As more and more buyers gain awareness (and first-hand experience) of our red hot sellers' market, the question is coming more and more often: “Are we headed for another bubble?”
It’s a great question, and one that deserves some discussion.
First of all, I know there are things we can never know. We can never know what global events lie around the corner. We can never know what the stock market is going to do. We can never know if some major employer will pack up and leave town.
All we can do, as we have always done, is make the best decisions we can with the information we have.
I have outlined repeatedly in this blog over the past several months the factors that are driving our market: 1) no more foreclosures; 2) little new construction, especially below $300k; 3) low interest rates; 4) the return of some percentage of 83,000 Denver area households that lost homes in foreclosure between 2005 – 2008; 4) significant in-state migration, especially Millennials who will be aggressively pursing entry-level housing; 6) and first-time buyers who are being implored to buy homes by their Baby Boomer parents who see the obvious value in today’s market.
So how do we know when the water is getting too deep, when values are rising too fast?
Because I lived through a bubble market (and, in fact, left California because of it in 2005), I have a benchmark I call the “Hierarchy of Buyers”.
It’s a little complicated, but what it boils down to is this. I will know when this market is at its apex based on the quality of the buyers sitting in my car.
In other words, as long as most buyers have 20% down, stable employment, 780 credit scores and money in the bank… we are nowhere near a top.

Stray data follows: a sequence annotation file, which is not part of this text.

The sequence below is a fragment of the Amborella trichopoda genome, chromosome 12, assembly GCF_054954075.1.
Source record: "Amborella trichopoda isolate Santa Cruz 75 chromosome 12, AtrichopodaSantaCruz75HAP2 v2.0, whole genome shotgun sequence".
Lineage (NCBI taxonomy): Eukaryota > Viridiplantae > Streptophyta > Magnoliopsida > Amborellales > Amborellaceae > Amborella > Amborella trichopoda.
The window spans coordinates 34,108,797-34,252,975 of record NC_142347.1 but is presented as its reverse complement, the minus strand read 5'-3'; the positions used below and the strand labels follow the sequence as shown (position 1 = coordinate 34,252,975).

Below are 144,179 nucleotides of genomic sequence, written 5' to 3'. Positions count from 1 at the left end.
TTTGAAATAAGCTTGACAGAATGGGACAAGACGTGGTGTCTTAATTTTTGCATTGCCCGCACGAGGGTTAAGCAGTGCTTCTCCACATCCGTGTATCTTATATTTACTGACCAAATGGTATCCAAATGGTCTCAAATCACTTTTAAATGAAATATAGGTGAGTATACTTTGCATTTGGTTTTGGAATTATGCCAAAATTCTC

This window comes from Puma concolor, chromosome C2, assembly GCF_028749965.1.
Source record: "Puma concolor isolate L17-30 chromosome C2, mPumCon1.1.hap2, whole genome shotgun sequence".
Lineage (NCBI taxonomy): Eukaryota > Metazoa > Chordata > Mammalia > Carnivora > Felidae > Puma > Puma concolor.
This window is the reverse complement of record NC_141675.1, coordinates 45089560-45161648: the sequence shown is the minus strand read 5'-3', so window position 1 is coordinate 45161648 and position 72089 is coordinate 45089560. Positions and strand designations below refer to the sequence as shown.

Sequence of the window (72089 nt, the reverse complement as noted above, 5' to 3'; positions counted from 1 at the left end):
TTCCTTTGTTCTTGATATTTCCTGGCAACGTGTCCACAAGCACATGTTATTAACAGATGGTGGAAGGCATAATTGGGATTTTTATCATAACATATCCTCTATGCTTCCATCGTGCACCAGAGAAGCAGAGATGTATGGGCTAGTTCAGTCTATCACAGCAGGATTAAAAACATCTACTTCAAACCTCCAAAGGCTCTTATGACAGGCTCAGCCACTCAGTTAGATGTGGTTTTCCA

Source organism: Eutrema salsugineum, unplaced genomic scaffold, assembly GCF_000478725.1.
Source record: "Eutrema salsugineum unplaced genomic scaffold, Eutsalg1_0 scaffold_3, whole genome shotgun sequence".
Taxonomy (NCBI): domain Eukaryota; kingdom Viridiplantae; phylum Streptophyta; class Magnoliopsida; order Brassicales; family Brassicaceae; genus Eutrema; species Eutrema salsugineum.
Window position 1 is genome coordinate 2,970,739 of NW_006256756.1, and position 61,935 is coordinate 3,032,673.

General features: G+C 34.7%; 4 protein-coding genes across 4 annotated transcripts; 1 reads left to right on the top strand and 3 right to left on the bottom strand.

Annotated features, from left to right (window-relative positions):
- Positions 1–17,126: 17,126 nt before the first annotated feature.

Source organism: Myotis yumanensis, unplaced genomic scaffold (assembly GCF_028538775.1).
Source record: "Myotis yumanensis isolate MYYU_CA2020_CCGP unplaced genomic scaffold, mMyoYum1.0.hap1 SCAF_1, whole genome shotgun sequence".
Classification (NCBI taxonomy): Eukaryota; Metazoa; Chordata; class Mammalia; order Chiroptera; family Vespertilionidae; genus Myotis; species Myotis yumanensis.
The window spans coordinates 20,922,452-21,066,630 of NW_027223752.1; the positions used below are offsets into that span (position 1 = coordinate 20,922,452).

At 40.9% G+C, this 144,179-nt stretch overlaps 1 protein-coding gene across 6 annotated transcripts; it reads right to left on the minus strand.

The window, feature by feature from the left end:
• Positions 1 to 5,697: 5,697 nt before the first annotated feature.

When those buyers have little or no money down (often borrowed money), with minimal reserves and credit scores in the low 600s… time to get out.
I often talk with my sellers about the “Hierarchy of Buyers”, about how a 100% cash offer always beats a financed offer (no appraisal, no loan objection deadline, etc); how a 20% down buyer beats a 10% down buyer (no mortgage insurance, no secondary underwriting by the PMI company, etc); how a 10% down buyer beats an FHA buyer (FHA can be a crapshoot for all sorts of reasons), etc.
What it boils down to is this. Generally speaking, cash buyers were cherry-picking homes in 2010, 2011 and the beginning of 2012 with aggressive offers at really low prices. They were often beating out financed buyers to get these homes. Most cash buyers have already pocketed a lot of equity in 2-3 short years.
There are not as many cash buyers anymore, because with prices up 10% to 15%, the value is not as great. So now here come the 20% down buyers, making sizable down payments and locking in interest rates in the 3’s that will set them up beautifully for the next decade or more.
These 20% down buyers are often beating out lower down payment buyers, who continue having to fight harder and be more creative in getting their offers accepted.
Once the 20% down buyers clear out, the market opens up for 10% down buyers… then 5% down buyers… until finally, when there’s nothing left by FHA or low down payment buyers, the cycle ends.
It’s just a theory, and there certainly are countless individual exceptions to it. But it’s the benchmark I use in gauging where the market is as we work through this dramatic season of change.
If the buyers have money and credit, we’re good.
When the buyers have no money and no credit, it’s time to think about your options.
Based on what I see with my eyes, we are a long, long way from having to worry about a hitting a top any time soon.
You should not fear this market. The much greater fear is missing out on it.